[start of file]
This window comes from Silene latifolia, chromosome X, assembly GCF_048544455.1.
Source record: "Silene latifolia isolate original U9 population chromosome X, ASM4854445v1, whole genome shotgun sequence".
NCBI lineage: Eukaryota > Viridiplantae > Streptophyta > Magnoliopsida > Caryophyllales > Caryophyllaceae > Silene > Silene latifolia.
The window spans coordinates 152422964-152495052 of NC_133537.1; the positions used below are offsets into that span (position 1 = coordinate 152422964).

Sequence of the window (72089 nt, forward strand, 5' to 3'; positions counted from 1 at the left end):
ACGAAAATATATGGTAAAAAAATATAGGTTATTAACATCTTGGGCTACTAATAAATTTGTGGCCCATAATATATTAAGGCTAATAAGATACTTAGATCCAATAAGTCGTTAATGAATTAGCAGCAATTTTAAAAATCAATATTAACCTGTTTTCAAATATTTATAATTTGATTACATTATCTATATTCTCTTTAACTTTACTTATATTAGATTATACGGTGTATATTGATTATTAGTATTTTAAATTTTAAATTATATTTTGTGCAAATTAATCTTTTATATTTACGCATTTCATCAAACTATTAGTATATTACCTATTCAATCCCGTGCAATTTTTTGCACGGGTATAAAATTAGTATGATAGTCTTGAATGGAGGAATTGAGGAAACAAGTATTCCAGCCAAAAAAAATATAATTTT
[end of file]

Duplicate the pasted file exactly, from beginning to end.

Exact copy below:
This window comes from Silene latifolia, chromosome X, assembly GCF_048544455.1.
Source record: "Silene latifolia isolate original U9 population chromosome X, ASM4854445v1, whole genome shotgun sequence".
NCBI lineage: Eukaryota > Viridiplantae > Streptophyta > Magnoliopsida > Caryophyllales > Caryophyllaceae > Silene > Silene latifolia.
The window spans coordinates 152422964-152495052 of NC_133537.1; the positions used below are offsets into that span (position 1 = coordinate 152422964).

Sequence of the window (72089 nt, forward strand, 5' to 3'; positions counted from 1 at the left end):
ACGAAAATATATGGTAAAAAAATATAGGTTATTAACATCTTGGGCTACTAATAAATTTGTGGCCCATAATATATTAAGGCTAATAAGATACTTAGATCCAATAAGTCGTTAATGAATTAGCAGCAATTTTAAAAATCAATATTAACCTGTTTTCAAATATTTATAATTTGATTACATTATCTATATTCTCTTTAACTTTACTTATATTAGATTATACGGTGTATATTGATTATTAGTATTTTAAATTTTAAATTATATTTTGTGCAAATTAATCTTTTATATTTACGCATTTCATCAAACTATTAGTATATTACCTATTCAATCCCGTGCAATTTTTTGCACGGGTATAAAATTAGTATGATAGTCTTGAATGGAGGAATTGAGGAAACAAGTATTCCAGCCAAAAAAAATATAATTTT